Author Brian McCabe finds that our belief about home ownership as a way to improve civic life doesn't necessarily pan out
Data–your emails, the lovely lady giving you directions in your smart phone, the latest political polls– It may be overwhelming, but it is revolutionizing all aspects of our world.
Take baseball: Computer-generated analysis is allowing coaches to project how well players will perform, as we learned in the movie “Moneyball.”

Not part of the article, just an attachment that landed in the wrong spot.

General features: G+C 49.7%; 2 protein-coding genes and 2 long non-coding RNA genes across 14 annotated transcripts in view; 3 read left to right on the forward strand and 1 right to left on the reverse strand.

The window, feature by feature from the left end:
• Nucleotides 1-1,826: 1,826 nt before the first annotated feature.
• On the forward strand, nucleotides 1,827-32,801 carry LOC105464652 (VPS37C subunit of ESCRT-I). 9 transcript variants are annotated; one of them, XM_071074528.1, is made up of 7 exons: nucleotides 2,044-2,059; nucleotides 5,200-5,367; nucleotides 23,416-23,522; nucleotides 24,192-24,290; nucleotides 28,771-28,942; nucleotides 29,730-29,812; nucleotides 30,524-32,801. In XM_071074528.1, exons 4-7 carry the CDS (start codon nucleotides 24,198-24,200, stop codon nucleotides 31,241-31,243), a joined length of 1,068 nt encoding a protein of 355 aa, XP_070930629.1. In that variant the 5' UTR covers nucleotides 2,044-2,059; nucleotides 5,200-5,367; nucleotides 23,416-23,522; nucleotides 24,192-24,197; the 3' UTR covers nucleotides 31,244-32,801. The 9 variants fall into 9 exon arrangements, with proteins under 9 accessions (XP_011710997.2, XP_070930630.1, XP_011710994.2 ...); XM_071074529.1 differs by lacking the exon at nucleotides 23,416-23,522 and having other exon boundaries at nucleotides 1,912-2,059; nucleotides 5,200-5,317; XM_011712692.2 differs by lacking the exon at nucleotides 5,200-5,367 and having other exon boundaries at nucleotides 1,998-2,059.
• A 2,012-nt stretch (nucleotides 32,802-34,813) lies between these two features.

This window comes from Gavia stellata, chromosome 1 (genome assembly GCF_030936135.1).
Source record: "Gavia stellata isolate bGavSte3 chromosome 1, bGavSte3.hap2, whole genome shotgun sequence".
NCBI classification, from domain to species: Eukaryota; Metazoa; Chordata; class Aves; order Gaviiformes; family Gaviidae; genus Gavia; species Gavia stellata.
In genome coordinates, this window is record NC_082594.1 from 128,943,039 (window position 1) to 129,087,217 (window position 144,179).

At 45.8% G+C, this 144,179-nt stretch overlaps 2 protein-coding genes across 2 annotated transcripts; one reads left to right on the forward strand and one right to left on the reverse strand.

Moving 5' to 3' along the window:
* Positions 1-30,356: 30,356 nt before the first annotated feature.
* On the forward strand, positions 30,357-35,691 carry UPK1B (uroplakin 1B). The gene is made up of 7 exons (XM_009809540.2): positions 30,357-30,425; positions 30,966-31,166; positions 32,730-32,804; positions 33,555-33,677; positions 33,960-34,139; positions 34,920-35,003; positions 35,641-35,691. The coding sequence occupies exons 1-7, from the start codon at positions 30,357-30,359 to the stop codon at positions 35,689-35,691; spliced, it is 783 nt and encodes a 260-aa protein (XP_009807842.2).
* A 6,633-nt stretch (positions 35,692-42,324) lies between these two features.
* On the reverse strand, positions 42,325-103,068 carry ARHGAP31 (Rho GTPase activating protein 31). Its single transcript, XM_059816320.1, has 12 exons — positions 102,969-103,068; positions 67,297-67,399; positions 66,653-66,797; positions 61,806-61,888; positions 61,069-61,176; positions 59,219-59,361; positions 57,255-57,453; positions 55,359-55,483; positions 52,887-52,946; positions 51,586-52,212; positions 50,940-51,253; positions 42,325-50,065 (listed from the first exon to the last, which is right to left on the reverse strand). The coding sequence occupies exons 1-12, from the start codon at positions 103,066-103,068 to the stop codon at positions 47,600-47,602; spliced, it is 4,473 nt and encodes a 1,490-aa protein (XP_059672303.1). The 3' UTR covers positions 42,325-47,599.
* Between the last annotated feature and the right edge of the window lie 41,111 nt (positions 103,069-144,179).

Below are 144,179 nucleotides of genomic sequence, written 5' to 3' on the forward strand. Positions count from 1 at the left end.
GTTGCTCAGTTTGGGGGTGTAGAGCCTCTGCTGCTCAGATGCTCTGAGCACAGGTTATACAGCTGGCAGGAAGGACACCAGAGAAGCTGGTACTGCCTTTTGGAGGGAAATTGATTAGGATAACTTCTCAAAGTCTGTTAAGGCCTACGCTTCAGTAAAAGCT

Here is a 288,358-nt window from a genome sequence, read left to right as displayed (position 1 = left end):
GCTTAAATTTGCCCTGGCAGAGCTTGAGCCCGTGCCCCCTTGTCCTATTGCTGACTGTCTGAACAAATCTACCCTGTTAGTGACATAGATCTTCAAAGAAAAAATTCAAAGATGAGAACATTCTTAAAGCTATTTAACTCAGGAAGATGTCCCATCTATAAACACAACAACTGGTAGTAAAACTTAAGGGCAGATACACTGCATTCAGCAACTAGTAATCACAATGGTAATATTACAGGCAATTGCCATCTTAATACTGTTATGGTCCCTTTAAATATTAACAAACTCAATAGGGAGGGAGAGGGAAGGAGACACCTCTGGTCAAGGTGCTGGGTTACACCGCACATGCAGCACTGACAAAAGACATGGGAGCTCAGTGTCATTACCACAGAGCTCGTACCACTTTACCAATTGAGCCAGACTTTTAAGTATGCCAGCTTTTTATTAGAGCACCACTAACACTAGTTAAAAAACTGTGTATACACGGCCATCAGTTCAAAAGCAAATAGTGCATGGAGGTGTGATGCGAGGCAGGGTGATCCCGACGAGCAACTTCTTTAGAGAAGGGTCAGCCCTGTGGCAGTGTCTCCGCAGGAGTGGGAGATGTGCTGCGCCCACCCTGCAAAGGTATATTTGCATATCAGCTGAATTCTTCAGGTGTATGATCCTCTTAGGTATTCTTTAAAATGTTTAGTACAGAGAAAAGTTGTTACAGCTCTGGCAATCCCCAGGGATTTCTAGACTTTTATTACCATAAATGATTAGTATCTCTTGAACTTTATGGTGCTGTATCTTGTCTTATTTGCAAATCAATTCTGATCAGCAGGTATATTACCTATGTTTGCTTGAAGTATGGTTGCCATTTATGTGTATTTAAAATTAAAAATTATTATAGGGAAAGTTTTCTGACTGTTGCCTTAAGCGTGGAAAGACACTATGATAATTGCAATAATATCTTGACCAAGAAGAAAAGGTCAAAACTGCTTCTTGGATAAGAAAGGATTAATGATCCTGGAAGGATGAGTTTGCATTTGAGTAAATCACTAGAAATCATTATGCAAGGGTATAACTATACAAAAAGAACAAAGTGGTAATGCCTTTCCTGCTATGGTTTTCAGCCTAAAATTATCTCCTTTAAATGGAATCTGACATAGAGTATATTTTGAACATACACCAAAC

In health, researchers troll the web looking for spikes in Google searches on flu, because they know that means in a couple of weeks patients will be heading for the emergency room.
And new research in data crunching may help people understand how to job search. And the jobs are definitely in data crunching.
The McKinsey Global Institute says the U.S. will need up to 200,000 analysts and a million and a half data-literate managers just to understand all the data swirling around us in what the New York Times calls the “age of big data.”